Friday, September 30, 2011

Deadspin: Undervaluing 'Moneyball'

The new Brad Pitt vehicle based on Michael Lewis' bestselling book and a script by the authors of Schindler's Facebook has been getting unfairly blasted by exactly the sorts of people who you'd think would be in love with it: sports nerds. The negative reactions seem to come down to upset superfans, churlish nitpickers and cynics who see the movie as a chance to pimp their criticisms of the book again.

They're all wrong, of course, but funnily enough this was a lesson I learned because of — not in spite of — old people. Find out what you can learn about movies from sitting in a flickering antechamber to the hereafter with a bunch of people whose eternal Subway Club Cards are just one punch away from the big freebie.

Click the East Coast Bias-Sized Jeter to take this incredible journey:

Also, please come back this week as we recommence the annual death march into the 2011 MLB Postseason. Until then, feel free to check out the playoff and Series blogs from the 2010 MLB Postseason and the 2009 MLB Postseason.


  1. Interesting column slightly marred by bad crypto reference.

    "U-571's entire premise was the 1942 Allied capture of a German enigma machine, when the Poles had built a working copy as early as 1939 and then supplied the British. There was literally no point to the movie."

    That's wrong in so many ways...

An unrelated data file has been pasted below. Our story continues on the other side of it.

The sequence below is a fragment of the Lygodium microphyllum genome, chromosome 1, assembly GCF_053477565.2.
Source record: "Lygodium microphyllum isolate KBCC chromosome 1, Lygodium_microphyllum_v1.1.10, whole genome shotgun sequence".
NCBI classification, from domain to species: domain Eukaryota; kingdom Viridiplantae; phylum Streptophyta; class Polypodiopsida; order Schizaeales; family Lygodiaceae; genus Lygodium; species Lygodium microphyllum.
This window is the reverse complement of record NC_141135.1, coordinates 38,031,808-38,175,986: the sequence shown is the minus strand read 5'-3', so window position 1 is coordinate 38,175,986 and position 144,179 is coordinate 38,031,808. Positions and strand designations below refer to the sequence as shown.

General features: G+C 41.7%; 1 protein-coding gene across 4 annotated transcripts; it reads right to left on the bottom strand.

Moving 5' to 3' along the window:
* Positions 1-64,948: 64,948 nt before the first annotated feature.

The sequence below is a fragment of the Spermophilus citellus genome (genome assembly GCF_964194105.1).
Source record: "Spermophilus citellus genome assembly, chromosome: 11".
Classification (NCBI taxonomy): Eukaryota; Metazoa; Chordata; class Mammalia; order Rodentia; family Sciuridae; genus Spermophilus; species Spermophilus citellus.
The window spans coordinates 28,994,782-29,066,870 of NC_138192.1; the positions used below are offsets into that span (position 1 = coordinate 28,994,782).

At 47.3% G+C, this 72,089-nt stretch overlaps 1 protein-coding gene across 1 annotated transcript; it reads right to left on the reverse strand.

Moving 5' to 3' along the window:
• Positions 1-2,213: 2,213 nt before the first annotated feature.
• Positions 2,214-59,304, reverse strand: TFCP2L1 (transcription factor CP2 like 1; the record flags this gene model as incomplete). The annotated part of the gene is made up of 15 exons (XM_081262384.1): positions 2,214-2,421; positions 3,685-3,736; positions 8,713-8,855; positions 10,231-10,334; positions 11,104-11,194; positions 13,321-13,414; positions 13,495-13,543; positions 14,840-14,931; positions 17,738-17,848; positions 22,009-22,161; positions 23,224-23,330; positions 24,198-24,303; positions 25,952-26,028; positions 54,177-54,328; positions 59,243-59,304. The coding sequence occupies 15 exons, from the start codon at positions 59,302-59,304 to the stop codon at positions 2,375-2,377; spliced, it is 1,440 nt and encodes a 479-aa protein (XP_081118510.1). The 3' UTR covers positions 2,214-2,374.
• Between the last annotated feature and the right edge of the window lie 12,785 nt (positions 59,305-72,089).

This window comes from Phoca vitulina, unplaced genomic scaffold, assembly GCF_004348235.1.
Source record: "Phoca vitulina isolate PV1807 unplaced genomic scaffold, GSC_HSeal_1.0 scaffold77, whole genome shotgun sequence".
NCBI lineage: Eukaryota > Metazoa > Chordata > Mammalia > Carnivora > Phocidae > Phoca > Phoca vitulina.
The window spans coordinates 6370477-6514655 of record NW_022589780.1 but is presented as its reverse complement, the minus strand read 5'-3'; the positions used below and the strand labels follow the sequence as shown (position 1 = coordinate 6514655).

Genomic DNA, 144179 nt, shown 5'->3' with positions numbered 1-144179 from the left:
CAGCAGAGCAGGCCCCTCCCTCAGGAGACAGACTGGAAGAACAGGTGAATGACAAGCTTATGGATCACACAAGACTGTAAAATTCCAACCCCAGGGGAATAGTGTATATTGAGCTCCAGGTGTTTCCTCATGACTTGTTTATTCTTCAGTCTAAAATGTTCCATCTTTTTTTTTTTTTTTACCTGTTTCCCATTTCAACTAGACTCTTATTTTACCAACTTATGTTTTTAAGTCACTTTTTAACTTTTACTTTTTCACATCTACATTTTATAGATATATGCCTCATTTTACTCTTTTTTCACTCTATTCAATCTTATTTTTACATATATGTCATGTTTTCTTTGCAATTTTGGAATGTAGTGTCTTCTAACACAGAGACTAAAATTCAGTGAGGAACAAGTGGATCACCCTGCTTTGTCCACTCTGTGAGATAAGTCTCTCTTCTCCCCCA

2. Hi, Anon,

    Really, it's not. I think it's a perfectly apt dismissal of a movie made in an absolute vacuum of cryptological history and with only a selective awareness of it. I mean, if you want to take umbrage with the categorical aspect of my saying, "There was literally no point to it," I'd understand, since finding any point at all impeaches it. But it's a silly movie made in total ignorance of not only Anglo-American codebreaking, but also the exigencies of materiel, aviation, HF/DF, manpower and changing focus that makes no allowances for numerous factors that undermine its purpose. It crowns an achievement that's absurd without reference to those issues, and doubly absurd in light of them.

    The very end of the movie does it better than I ever could: after the heroic capture of an Enigma machine and codebook, it notes other Enigma machines (and, if I remember correctly, codebooks — although this is correct historically and is only in dispute, in my memory, in terms of the film) stolen by the Allies years earlier. Neat.

    I have this deep dread that you're going to want to pursue this, though, and I'm going to sincerely ask that you do not, because it's going to result in my writing a shitload more words on this subject that's already consumed ungodly amounts from me over too long. And while I would like to think that I could eventually persuade you, it's an argument primarily about a bad movie and only secondarily about signals intelligence. So that's a Pyrrhic victory at best. More likely, we agree to disagree, which we could both do now, without all the writing, and instead have a sandwich.

  3. Also, I'm glad you found the column interesting, historical disputes aside.

  4. sandwiches For the Freaking Win.. .


Et tu, Mr. Destructo? is a politics, sports and media blog whose purpose is to tell jokes or be really right about things. All of us have real jobs and don't need the hassle that telling jokes here might occasion, which is why some contributors find it more tasteful to pretend to be dead mass murderers.